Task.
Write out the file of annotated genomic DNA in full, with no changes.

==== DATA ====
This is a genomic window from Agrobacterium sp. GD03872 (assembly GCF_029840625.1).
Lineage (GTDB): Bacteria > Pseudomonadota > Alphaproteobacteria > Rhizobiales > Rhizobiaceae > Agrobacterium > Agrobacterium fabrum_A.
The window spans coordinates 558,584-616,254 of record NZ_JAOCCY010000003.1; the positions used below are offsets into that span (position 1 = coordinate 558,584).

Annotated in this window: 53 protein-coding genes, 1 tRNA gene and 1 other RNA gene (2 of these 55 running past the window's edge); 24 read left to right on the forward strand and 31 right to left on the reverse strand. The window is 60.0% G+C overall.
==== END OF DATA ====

This is a genomic window from Agrobacterium sp. GD03872 (assembly GCF_029840625.1).
Lineage (GTDB): Bacteria > Pseudomonadota > Alphaproteobacteria > Rhizobiales > Rhizobiaceae > Agrobacterium > Agrobacterium fabrum_A.
The window spans coordinates 558,584-616,254 of record NZ_JAOCCY010000003.1; the positions used below are offsets into that span (position 1 = coordinate 558,584).

Annotated in this window: 53 protein-coding genes, 1 tRNA gene and 1 other RNA gene (2 of these 55 running past the window's edge); 24 read left to right on the forward strand and 31 right to left on the reverse strand. The window is 60.0% G+C overall.